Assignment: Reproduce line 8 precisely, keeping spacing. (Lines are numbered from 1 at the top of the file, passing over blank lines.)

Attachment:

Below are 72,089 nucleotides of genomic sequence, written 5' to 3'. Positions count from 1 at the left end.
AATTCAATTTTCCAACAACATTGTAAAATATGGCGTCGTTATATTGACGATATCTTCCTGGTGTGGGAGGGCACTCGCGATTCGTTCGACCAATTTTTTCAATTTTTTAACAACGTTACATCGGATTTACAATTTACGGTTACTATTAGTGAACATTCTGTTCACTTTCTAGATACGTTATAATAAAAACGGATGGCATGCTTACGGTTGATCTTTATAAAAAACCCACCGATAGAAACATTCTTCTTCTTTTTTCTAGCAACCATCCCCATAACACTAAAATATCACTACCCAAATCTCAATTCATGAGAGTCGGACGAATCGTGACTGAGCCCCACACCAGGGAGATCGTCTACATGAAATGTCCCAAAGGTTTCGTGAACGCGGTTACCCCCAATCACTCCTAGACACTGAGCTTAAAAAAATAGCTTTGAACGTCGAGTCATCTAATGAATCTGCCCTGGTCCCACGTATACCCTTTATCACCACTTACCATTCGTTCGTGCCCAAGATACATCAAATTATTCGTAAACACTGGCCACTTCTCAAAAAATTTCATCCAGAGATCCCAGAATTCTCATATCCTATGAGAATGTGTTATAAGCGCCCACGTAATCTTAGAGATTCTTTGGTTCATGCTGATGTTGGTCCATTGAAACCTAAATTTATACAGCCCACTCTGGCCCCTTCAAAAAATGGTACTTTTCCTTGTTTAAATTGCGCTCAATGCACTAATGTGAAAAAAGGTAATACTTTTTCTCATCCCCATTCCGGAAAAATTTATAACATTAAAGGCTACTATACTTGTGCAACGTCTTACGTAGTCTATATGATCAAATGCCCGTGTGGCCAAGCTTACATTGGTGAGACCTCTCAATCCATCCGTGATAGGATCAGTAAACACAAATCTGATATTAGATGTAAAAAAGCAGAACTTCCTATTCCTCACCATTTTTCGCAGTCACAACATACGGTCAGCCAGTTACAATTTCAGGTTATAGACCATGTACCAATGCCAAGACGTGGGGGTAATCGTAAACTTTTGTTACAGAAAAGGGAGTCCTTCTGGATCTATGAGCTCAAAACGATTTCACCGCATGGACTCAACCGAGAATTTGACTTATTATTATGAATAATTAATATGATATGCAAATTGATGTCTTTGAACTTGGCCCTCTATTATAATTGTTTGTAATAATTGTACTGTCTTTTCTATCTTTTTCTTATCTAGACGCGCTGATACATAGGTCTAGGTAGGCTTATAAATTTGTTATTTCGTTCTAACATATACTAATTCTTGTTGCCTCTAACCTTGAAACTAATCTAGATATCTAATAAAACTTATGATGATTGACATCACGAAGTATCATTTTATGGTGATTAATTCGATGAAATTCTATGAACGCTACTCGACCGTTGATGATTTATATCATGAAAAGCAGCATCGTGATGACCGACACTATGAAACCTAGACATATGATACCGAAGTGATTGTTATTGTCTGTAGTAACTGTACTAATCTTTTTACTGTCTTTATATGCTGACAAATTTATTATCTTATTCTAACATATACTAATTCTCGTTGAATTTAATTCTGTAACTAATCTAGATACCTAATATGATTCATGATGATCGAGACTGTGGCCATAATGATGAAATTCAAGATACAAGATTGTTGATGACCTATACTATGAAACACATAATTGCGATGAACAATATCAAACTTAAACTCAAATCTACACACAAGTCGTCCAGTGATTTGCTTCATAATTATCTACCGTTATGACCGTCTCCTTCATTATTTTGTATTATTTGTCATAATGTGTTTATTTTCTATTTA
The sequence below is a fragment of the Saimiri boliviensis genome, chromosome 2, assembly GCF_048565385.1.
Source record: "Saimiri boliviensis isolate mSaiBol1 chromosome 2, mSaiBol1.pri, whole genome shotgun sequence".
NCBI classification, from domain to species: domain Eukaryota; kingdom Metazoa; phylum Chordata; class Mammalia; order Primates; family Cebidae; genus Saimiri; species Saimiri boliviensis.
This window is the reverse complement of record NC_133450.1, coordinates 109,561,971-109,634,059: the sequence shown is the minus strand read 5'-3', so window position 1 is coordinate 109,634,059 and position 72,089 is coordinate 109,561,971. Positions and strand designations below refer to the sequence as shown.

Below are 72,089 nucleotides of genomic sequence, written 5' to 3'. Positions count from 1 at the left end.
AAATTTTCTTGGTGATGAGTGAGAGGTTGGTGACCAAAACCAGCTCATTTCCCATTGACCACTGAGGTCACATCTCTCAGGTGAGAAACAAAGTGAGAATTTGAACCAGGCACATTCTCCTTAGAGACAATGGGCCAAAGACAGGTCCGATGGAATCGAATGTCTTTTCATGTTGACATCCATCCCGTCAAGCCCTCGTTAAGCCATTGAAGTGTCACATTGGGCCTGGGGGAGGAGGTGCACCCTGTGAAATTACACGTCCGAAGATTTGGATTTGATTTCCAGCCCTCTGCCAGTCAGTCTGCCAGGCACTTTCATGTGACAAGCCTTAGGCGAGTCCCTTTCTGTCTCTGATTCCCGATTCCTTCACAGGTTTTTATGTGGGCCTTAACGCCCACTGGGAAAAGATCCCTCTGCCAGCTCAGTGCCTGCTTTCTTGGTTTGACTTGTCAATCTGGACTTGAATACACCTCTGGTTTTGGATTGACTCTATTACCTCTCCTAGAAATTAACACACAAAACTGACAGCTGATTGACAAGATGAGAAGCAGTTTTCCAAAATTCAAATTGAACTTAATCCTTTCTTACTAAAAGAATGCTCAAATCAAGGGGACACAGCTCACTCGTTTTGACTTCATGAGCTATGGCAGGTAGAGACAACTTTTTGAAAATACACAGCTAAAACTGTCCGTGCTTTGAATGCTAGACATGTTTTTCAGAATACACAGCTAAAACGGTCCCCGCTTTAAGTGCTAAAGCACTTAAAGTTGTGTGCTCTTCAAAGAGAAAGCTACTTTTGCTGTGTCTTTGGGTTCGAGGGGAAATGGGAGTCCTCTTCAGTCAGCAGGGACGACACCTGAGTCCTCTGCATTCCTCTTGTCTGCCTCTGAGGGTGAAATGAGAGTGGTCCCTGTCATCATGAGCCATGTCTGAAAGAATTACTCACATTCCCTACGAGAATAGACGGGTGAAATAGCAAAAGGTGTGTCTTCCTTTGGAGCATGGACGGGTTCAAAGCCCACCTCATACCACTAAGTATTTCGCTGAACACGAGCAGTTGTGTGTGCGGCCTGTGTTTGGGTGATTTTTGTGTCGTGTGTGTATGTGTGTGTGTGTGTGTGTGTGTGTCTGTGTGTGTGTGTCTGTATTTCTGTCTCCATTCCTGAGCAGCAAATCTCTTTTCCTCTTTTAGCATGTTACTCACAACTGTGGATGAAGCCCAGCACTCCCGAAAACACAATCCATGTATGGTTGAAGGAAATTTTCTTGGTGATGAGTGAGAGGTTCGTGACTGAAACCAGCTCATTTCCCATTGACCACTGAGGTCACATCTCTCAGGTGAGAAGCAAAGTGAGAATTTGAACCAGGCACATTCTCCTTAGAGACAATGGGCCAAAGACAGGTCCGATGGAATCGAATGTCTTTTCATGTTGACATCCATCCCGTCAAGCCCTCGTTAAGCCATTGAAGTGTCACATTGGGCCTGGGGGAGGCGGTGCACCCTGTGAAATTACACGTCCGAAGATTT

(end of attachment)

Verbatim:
AAATTTTCTTGGTGATGAGTGAGAGGTTGGTGACCAAAACCAGCTCATTTCCCATTGACCACTGAGGTCACATCTCTCAGGTGAGAAACAAAGTGAGAATTTGAACCAGGCACATTCTCCTTAGAGACAATGGGCCAAAGACAGGTCCGATGGAATCGAATGTCTTTTCATGTTGACATCCATCCCGTCAAGCCCTCGTTAAGCCATTGAAGTGTCACATTGGGCCTGGGGGAGGAGGTGCACCCTGTGAAATTACACGTCCGAAGATTTGGATTTGATTTCCAGCCCTCTGCCAGTCAGTCTGCCAGGCACTTTCATGTGACAAGCCTTAGGCGAGTCCCTTTCTGTCTCTGATTCCCGATTCCTTCACAGGTTTTTATGTGGGCCTTAACGCCCACTGGGAAAAGATCCCTCTGCCAGCTCAGTGCCTGCTTTCTTGGTTTGACTTGTCAATCTGGACTTGAATACACCTCTGGTTTTGGATTGACTCTATTACCTCTCCTAGAAATTAACACACAAAACTGACAGCTGATTGACAAGATGAGAAGCAGTTTTCCAAAATTCAAATTGAACTTAATCCTTTCTTACTAAAAGAATGCTCAAATCAAGGGGACACAGCTCACTCGTTTTGACTTCATGAGCTATGGCAGGTAGAGACAACTTTTTGAAAATACACAGCTAAAACTGTCCGTGCTTTGAATGCTAGACATGTTTTTCAGAATACACAGCTAAAACGGTCCCCGCTTTAAGTGCTAAAGCACTTAAAGTTGTGTGCTCTTCAAAGAGAAAGCTACTTTTGCTGTGTCTTTGGGTTCGAGGGGAAATGGGAGTCCTCTTCAGTCAGCAGGGACGACACCTGAGTCCTCTGCATTCCTCTTGTCTGCCTCTGAGGGTGAAATGAGAGTGGTCCCTGTCATCATGAGCCATGTCTGAAAGAATTACTCACATTCCCTACGAGAATAGACGGGTGAAATAGCAAAAGGTGTGTCTTCCTTTGGAGCATGGACGGGTTCAAAGCCCACCTCATACCACTAAGTATTTCGCTGAACACGAGCAGTTGTGTGTGCGGCCTGTGTTTGGGTGATTTTTGTGTCGTGTGTGTATGTGTGTGTGTGTGTGTGTGTGTGTCTGTGTGTGTGTGTCTGTATTTCTGTCTCCATTCCTGAGCAGCAAATCTCTTTTCCTCTTTTAGCATGTTACTCACAACTGTGGATGAAGCCCAGCACTCCCGAAAACACAATCCATGTATGGTTGAAGGAAATTTTCTTGGTGATGAGTGAGAGGTTCGTGACTGAAACCAGCTCATTTCCCATTGACCACTGAGGTCACATCTCTCAGGTGAGAAGCAAAGTGAGAATTTGAACCAGGCACATTCTCCTTAGAGACAATGGGCCAAAGACAGGTCCGATGGAATCGAATGTCTTTTCATGTTGACATCCATCCCGTCAAGCCCTCGTTAAGCCATTGAAGTGTCACATTGGGCCTGGGGGAGGCGGTGCACCCTGTGAAATTACACGTCCGAAGATTT